In 1985 there were 5,864 general polytechnical schools with a total student population of 2.1 million. The average class size was twenty students. Educators and specialists developed the curriculum, textbooks, and teacher manuals, which, however, were closely controlled and had to be approved by the appropriate authorities. The Politburo of the SED made most policy decisions regarding the educational system. The main task of the Ministry of Education, which oversees the kindergartens and polytechnical schools, was making certain that SED policies were implemented and that instructional materials reflected the proper philosophical orientation.

Upon completion of the compulsory ten-year education, the student had essentially three options. The most frequently chosen option was to begin a two-year period of vocational training. In 1985 about 86 percent of those who had completed their ten-year course of study began some kind of vocational training. During vocational training, the student became an apprentice, usually at a local or state enterprise. Students received eighteen months of training in selected vocations and specialized in the final six months. In 1985 approximately 6 percent of those who had completed their polytechnical education entered a three-year program of vocational training. This program led to the Abitur, or end-of-school examination. Passing the Abitur enabled the student to apply to a technical institute or university, although this route to higher education was considered very difficult. In 1985 East Germany had a total of 963 vocational schools; 719 were connected with industries, and another 244 were municipal vocational schools. Vocational schools served 377,567 students.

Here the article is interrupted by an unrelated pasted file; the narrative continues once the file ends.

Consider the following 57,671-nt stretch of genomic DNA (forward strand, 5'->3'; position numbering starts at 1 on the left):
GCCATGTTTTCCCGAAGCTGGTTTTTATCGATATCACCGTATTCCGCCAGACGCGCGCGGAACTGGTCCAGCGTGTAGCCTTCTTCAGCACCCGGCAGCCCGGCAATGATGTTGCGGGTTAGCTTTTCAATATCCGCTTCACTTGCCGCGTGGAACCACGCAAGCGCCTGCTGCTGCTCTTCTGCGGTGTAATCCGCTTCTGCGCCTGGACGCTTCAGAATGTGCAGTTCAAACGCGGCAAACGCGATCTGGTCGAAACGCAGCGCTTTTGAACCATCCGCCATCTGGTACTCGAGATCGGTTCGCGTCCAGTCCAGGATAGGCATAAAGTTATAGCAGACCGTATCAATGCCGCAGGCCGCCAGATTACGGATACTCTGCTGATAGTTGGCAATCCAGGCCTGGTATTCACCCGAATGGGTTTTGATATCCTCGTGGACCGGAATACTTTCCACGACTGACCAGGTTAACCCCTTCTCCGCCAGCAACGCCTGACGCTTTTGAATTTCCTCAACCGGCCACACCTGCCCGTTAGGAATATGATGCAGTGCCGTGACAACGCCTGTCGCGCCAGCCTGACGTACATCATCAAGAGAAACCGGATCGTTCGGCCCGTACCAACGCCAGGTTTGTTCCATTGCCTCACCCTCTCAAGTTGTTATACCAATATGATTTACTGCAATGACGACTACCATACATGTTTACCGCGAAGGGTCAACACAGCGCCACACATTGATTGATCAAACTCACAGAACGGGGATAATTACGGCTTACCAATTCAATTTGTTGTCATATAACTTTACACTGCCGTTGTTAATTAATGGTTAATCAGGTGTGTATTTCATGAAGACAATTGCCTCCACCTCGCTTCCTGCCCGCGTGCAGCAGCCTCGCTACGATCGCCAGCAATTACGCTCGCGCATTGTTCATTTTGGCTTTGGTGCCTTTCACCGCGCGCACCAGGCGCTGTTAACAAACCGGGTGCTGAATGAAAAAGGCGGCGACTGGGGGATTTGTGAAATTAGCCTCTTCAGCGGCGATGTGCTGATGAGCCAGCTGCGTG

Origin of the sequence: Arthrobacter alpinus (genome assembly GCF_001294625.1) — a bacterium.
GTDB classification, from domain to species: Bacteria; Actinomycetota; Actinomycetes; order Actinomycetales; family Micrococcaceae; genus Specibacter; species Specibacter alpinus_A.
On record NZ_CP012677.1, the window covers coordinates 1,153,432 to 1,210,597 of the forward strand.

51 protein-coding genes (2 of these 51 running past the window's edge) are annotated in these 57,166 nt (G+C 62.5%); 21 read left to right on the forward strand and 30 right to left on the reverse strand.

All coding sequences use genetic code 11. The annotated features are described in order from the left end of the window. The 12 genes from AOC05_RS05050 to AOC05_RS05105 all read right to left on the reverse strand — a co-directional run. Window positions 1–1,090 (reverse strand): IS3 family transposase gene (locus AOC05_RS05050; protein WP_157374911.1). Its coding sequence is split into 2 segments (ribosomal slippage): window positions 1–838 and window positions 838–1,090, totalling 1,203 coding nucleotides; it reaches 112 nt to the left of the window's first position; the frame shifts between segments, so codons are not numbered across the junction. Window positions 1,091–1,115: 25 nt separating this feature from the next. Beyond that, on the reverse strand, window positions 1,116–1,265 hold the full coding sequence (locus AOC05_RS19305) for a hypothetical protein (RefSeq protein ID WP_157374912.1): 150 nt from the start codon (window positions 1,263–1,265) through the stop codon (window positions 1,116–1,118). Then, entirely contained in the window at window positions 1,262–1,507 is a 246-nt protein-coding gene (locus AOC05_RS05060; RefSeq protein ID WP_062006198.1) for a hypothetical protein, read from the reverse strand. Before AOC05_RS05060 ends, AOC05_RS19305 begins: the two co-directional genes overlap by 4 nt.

A final option was the extended polytechnical education, which prepared only a minority of students for higher education. In 1984 approximately 8.3 percent of those completing their general schooling continued in extended polytechnical programs. In the past, children were selected for extended schooling after the eighth grade, but as of the early 1980s the selection was generally made after the tenth grade. In effect the extended schooling was a college preparatory program. The curriculum continued the general education provided at the lower grades, but instruction was more intensive and geared specifically to university entry. The extended schools had instruction through grade twelve. A thirteenth year was spent in practical training. This year was meant to instill in the student an appreciation of labor and to prevent an elitist attitude from emerging among those who went on for higher education.